include option. With this, you can create individual configuration files that will be read in based on OS-type (
%a) or client name (
%m). These host-specific or OS-specific configuration files can contain an
yes option that will activate only when those clients are connecting to the server.
program is used to specify a program on the Unix Samba server that Samba can use to update the standard system password file when the encrypted password file is updated. This option defaults to the standard passwd program, usually located in the /bin directory. The
%u variable is typically used here as the requesting user when the command is executed. The actual handling of input and output to this program during execution is handled through the
chat option. The "Password Synchronization" section, earlier in this chapter, covers this option in detail.
This option specifies a series of send/response strings similar to a Unix chat script, which are used to interface with the password-changing program on the Samba server. The "Password Synchronization" section, earlier in this chapter, covers this option in detail.
If set to
debug global option logs everything sent or received by Samba during a password chat. All the I/O received by Samba through the password chat is sent to the Samba logs with a debug level of 100; you will need to specify
100 in order for the information to be recorded. The "Password Synchronization" section, earlier in this chapter, describes this option in more detail. Be aware that if you do set this option, the plaintext passwords will be visible in the debugging logs, which could be a security hazard if they are not properly secured.
With SMB, non-encrypted (or plaintext) passwords are sent with capital letters, just like the usernames mentioned previously. Many Unix users, however, choose passwords with both uppercase and lowercase letters. Samba, by default, only attempts to match the password entirely in lowercase letters, and not capitalizing the first letter.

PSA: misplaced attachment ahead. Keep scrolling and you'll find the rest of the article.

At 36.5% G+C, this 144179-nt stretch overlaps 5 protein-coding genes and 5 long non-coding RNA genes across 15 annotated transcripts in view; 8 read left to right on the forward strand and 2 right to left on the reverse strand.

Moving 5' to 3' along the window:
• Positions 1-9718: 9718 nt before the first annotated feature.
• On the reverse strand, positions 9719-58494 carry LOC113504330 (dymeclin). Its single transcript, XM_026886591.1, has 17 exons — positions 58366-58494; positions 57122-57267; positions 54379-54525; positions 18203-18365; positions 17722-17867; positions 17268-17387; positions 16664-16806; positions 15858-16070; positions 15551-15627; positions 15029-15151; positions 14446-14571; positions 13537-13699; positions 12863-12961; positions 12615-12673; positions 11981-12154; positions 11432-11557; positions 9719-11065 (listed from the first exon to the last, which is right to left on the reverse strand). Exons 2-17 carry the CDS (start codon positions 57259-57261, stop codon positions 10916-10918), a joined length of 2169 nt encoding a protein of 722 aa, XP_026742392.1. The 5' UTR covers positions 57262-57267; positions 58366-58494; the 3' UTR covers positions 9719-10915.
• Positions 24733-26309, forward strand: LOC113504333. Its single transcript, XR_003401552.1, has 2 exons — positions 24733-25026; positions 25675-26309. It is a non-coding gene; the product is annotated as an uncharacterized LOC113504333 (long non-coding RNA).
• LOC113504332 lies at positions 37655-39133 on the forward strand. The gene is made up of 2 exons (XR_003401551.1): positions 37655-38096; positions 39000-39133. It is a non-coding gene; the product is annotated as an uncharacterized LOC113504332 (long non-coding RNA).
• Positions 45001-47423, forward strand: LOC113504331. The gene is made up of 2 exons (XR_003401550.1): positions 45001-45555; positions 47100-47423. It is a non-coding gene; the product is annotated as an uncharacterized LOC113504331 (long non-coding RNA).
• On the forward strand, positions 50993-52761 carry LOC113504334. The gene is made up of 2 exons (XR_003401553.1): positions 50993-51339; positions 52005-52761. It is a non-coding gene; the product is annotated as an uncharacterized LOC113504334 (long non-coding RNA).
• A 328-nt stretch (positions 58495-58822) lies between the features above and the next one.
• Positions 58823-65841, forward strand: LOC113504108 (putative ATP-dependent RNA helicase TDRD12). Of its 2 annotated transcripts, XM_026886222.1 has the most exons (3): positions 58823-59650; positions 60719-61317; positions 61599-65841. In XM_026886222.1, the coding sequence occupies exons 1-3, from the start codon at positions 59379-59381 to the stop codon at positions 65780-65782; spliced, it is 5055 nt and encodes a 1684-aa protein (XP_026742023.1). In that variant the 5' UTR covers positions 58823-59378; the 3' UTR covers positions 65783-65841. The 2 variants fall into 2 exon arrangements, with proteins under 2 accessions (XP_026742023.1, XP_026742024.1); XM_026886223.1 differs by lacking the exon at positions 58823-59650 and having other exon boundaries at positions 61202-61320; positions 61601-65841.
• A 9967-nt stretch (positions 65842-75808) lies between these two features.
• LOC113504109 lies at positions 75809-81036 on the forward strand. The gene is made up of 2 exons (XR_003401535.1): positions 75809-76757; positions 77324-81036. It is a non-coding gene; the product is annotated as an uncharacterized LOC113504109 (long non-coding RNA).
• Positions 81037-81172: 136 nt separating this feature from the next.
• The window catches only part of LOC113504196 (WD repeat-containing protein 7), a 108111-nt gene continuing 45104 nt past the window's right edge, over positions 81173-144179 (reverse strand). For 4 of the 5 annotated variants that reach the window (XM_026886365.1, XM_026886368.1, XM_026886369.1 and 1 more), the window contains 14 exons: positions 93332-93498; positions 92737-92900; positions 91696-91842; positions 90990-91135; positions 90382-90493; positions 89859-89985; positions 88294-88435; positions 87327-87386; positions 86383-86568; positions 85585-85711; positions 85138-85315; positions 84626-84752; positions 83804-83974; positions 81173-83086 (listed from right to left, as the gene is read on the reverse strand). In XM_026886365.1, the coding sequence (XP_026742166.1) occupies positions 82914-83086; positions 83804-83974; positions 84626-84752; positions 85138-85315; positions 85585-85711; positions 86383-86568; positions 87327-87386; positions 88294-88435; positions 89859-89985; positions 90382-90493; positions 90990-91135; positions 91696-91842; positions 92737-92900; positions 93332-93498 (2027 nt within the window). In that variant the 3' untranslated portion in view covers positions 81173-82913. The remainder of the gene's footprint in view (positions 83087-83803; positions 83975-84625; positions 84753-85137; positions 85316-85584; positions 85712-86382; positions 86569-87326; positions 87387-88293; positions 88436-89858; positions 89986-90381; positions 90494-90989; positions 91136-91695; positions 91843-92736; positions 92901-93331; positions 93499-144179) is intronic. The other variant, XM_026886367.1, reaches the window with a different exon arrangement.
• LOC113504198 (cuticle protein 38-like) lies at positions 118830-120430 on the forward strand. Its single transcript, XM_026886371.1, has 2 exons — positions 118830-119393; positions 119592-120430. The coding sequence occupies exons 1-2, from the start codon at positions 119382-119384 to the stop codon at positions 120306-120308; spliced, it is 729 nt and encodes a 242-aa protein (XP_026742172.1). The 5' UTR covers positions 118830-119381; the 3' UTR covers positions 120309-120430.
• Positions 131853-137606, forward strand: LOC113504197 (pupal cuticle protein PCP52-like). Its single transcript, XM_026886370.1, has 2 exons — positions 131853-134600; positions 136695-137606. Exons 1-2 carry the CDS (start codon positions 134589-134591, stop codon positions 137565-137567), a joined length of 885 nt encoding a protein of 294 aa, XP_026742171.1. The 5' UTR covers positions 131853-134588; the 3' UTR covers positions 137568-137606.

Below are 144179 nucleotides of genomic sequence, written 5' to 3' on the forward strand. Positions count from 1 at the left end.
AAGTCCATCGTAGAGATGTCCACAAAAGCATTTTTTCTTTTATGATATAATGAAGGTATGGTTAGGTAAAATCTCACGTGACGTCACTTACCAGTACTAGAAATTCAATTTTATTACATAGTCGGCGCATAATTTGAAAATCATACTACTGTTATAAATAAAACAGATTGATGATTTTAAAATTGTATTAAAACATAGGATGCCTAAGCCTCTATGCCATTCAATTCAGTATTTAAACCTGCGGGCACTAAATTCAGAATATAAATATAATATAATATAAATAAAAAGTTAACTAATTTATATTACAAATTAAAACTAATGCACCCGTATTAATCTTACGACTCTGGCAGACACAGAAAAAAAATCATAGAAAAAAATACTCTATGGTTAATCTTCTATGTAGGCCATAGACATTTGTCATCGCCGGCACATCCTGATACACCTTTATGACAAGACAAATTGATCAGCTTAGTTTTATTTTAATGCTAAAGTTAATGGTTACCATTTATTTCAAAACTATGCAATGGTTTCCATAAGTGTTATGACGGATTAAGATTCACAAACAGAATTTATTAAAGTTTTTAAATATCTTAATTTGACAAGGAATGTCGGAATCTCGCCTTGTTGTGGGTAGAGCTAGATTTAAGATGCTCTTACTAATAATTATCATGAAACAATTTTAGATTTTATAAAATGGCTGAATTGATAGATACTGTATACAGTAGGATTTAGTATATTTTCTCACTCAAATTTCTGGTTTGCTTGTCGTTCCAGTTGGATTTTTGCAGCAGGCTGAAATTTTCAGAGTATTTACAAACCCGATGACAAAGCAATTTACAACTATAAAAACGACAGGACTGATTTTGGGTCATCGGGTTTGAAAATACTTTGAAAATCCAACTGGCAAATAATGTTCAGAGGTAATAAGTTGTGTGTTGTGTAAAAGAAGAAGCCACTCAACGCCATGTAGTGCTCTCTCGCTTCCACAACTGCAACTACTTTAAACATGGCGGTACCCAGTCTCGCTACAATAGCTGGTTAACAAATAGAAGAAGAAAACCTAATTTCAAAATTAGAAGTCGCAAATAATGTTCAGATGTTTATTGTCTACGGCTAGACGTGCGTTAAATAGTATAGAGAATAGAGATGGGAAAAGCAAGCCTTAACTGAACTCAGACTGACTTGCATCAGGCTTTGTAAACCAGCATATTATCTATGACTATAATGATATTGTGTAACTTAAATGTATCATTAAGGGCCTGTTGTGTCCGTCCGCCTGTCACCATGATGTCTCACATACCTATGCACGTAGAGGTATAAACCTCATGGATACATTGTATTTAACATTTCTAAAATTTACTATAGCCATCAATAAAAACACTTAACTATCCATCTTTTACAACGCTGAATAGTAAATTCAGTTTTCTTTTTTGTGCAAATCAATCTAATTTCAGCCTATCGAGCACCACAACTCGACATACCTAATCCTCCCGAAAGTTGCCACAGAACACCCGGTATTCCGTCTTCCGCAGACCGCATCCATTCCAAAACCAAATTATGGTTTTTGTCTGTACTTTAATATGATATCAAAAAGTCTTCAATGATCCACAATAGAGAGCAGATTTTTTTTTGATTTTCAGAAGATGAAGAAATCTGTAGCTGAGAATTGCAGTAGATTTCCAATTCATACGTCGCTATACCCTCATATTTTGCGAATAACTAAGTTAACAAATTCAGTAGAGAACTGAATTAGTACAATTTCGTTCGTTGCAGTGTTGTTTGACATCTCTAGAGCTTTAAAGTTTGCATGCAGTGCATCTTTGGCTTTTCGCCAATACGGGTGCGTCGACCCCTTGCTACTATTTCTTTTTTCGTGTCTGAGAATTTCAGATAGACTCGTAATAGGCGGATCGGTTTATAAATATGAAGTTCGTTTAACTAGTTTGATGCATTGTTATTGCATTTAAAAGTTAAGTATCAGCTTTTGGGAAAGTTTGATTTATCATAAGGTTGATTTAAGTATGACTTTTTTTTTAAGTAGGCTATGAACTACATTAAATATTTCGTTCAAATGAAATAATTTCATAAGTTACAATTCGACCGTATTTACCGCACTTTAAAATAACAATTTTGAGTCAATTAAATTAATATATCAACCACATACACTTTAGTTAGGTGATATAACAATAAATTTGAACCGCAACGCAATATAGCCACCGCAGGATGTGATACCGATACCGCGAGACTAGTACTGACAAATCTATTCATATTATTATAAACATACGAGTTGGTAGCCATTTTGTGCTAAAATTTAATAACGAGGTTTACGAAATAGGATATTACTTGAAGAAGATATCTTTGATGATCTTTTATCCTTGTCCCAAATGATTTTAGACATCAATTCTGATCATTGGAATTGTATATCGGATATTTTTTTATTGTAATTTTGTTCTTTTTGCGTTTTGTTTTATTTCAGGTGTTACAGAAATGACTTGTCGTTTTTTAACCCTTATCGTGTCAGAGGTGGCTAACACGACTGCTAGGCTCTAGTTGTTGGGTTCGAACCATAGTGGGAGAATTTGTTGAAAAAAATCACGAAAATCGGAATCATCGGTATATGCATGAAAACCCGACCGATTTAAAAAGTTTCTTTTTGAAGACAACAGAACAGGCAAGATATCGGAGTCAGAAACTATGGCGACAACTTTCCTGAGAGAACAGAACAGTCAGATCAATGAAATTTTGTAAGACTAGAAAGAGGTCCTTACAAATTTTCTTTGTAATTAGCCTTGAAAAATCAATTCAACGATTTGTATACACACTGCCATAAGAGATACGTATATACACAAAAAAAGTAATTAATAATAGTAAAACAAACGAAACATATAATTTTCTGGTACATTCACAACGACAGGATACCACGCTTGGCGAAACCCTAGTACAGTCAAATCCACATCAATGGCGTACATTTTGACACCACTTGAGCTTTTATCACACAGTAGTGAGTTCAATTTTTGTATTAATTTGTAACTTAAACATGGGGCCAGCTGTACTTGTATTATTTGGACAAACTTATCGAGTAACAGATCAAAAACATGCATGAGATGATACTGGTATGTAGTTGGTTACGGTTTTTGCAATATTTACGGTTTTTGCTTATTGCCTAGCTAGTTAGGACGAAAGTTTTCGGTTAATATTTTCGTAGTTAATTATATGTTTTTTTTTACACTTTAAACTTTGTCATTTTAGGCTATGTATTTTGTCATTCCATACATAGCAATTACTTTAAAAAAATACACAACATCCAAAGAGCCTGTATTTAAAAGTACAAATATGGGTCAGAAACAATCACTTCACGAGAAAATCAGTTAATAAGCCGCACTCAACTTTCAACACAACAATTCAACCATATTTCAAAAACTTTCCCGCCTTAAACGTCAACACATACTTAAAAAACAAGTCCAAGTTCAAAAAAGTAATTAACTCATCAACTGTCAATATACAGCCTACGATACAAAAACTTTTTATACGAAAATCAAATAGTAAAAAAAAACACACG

level, there is a
level option that can be used to attempt various permutations of the password with capital letters. This option takes an integer value that specifies how many letters in the password should be capitalized when attempting to connect to a share. You can specify this options as follows:
[global] password level = 3
In this case, Samba will then attempt all permutations of the password it can compute having three capital letters. The larger the number, the more computations Samba will have to perform to match the password, and the longer a connection to a specific share may take.
For sites switching over to the encrypted password format, Samba provides an option that should help with the transition. The
encrypted option allows a site to ease into using encrypted passwords from plaintext passwords. You can activate this option as follows:
[global] update encrypted = yes
This instructs Samba to create an encrypted version of each user's Unix password in the smbpasswd file each time he or she connects to a share. When this option is enabled, you must have the
passwords option set to
no so that the client will pass plaintext passwords to Samba to use to update the files. Once each user has connected at least once, you can set
yes, allowing you to use only the encrypted passwords. The user must already have a valid entry in the smbpasswd file for this option to work.
This global option tells Samba whether or not to allow access from users that have null passwords (encrypted or non-encrypted) set in their accounts. The default value is
no. You can override it as follows:
null passwords = yes
We highly recommend against doing so unless you are familiar with the security risks this option can present to your system, including inadvertent access to system users (such as bin) in the system password file who have null passwords set.
[global] smb passwd file = /etc/smbpasswd
This location, for example, is common on many Red Hat distributions.
This global option specifies the name of a standard Unix hosts.equiv file that will allow hosts or users to access shares without specifying a password. You can specify the location of such a file as follows:
[global] hosts equiv = /etc/hosts.equiv
The default value for this option does not specify any hosts.equiv file. Because using such a file is essentially a huge security risk, we highly recommend that you do not use this option unless you are confident in the security of your network.
This global option specifies the name of a standard Unix user's .rhosts file that will allow foreign hosts to access shares without specifying a password. You can specify the location of such a file as follows:
[global] use rhosts = /home/dave/.rhosts
The default value for this option does not specify any .rhosts file. Like the
equiv option above, using such a file is a security risk. We highly recommend that you do use this option unless you are confident in the security of your network.